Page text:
betrays - launched in the 
general vicinity of
no one. 

An eruption
of water and from the scrum suddenly
the whole pool is playing catch. 
Old men and lifeguards, my son
astride my shoulders arms aloft
and we all shout his name. All
brought to life for
what I'll remember as -
amid sun and the shadows of lost dogs -
the moment
Antonio was king.


Tuesday, 15 June 2010

I’ve pret­ty much al­ways not been good at sports. This holds true de­spite the fact that I have a huge NCAA Championship ring that I’m al­ler­gic to wear­ing. In Little League I played left field and chased but­ter­flies out of bore­dom. I had no idea about the cor­rect tim­ing to hit the ball. Elementary bas­ket­ball was sim­i­lar. Instead of steal­ing the ball, I asked if I could please have it. I was the tall kid, but had no hops, and no ag­gres­sive streak. I was okay at golf, but out­grew my clubs. In Junior High and High School I ran. I was the slow guy.

In col­lege I walked on to the fenc­ing team, worked my ass off, and most­ly due to the ben­e­fits of hav­ing team­mates of world class, Olympic cal­iber, was good enough to beat those op­po­nents who didn’t have the op­por­tu­ni­ties and ac­cess that I had.

I’ve al­ways con­sid­ered my­self more co­op­er­a­tive than com­pet­i­tive. I still am, but I’ve come to a dif­fer­ent un­der­stand­ing about what it means to be com­pet­i­tive. I used to think be­ing com­pet­i­tive meant get­ting re­al­ly up­set at los­ing; want­i­ng to win so bad­ly that los­ing is anath­e­ma. I think I’ve re­al­ized where I (and oth­er folks) have gone wrong. Being com­pet­i­tive can al­so mean rev­el­ing in the com­pe­ti­tion, no mat­ter what the out­come. Sounds like a ra­tio­nal­iza­tion from a guy who’s used to los­ing, right?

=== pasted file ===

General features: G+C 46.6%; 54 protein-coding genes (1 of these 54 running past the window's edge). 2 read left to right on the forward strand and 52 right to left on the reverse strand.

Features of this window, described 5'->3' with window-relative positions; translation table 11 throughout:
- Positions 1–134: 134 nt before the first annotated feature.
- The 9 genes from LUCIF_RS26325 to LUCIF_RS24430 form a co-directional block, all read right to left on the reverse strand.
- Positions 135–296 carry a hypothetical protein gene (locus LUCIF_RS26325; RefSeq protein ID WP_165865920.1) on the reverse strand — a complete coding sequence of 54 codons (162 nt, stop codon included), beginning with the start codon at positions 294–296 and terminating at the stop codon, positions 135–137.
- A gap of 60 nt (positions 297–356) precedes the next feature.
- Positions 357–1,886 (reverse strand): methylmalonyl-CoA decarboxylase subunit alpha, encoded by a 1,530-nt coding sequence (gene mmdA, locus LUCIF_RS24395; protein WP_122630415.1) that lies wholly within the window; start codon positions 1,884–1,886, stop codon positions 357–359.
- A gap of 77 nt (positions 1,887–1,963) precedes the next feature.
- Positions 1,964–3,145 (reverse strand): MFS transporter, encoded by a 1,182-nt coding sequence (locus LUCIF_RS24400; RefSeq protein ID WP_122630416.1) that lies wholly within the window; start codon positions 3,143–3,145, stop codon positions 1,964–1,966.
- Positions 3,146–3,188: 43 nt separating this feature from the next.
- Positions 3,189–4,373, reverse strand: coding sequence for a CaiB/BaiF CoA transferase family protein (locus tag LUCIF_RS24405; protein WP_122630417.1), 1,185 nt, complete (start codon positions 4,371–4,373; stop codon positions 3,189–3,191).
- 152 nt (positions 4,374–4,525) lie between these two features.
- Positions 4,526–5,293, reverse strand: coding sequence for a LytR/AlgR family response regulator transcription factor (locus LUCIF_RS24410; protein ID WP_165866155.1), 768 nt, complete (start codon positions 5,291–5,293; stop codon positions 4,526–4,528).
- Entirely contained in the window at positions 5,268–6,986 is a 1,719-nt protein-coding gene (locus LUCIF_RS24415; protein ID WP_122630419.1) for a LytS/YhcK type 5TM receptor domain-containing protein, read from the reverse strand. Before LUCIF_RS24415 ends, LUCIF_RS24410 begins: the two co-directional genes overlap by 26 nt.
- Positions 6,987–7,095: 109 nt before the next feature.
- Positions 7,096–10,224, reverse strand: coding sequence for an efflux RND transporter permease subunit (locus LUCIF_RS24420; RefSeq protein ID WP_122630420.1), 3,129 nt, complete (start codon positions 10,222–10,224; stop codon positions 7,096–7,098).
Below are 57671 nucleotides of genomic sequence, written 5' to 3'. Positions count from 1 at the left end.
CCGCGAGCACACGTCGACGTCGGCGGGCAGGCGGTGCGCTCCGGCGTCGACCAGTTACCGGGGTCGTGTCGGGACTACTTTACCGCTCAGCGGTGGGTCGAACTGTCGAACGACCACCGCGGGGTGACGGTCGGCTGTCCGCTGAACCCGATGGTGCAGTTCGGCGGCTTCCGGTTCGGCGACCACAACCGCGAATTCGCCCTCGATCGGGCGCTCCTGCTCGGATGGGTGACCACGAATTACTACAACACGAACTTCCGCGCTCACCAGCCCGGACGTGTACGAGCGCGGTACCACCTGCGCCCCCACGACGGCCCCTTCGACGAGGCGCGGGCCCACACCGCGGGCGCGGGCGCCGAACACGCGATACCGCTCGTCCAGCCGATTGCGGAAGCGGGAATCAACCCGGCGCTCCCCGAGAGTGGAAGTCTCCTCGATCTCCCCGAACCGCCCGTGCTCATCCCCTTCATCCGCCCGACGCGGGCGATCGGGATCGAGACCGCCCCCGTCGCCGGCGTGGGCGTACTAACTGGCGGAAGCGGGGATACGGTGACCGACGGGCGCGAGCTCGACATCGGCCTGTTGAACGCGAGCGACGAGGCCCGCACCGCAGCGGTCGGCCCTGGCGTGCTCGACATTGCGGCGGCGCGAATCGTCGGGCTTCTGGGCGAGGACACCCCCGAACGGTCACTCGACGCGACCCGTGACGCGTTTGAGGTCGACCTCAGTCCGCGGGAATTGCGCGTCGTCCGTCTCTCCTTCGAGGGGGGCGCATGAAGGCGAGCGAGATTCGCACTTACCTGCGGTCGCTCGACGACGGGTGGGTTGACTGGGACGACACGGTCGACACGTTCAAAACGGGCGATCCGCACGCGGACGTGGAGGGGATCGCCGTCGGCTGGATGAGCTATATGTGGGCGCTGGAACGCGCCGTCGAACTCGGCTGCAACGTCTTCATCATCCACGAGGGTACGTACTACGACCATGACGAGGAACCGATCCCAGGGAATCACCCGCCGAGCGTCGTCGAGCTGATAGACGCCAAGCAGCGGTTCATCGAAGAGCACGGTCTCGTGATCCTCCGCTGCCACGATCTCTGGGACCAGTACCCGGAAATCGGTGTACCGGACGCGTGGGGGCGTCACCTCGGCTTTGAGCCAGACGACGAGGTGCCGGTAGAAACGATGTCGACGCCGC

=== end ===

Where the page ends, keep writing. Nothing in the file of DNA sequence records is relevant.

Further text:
What keeps me in the game then, if I’m such a los­er? It’s the com­pe­ti­tion, the striv­ing, the test­ing, stu­pid! I en­joy it. Trying to win does not mean hav­ing to win. The mind­set is sort of zen with a low­er-case z. Would you rather be com­pet­i­tive as a test of your own abil­i­ty or that of your team’s, or be com­pet­i­tive be­cause you en­joy beat­ing your op­po­nent? If the lat­ter, why is beat­ing your op­po­nent so im­por­tant? Answer that ques­tion and you’ll know what fu­els your com­pet­i­tive streak.

I’ve pret­ty much al­ways been good at trash talk. I’m mouthy. I’ve been known to play games with my own goals in mind. I used to play chess by try­ing to see how many pieces I could take be­fore los­ing. I used to have a Magic: The Gathering deck which could pret­ty much not ever win, but would make the process of win­ning as ab­solute­ly mis­er­able and drawn out for my op­po­nent as pos­si­ble. The sadis­tic psy­chol­o­gy of com­pe­ti­tion lives in this kind of trash talk, and asym­met­ri­cal strate­gies. But like the two types of com­pet­i­tive­ness I’ve cre­at­ed, there’s an­oth­er type of trash talk, too; sports­man­ship.


Taking the high road is al­ways a win. My friend Chas is a huge Pitt fan. Being a Domer my­self, we’ve got an un­der­stand­able ri­val­ry. Chas loves to talk smack. I’ve not talked to him in a few years, but it used to dri­ve him ab­solute­ly crazy that I wouldn’t rise to his bait, and would in­stead com­pli­ment Pitt whether they won or lost. Graciousness and class can be just as ef­fec­tive at un­set­tling your op­po­nent as any­thing else.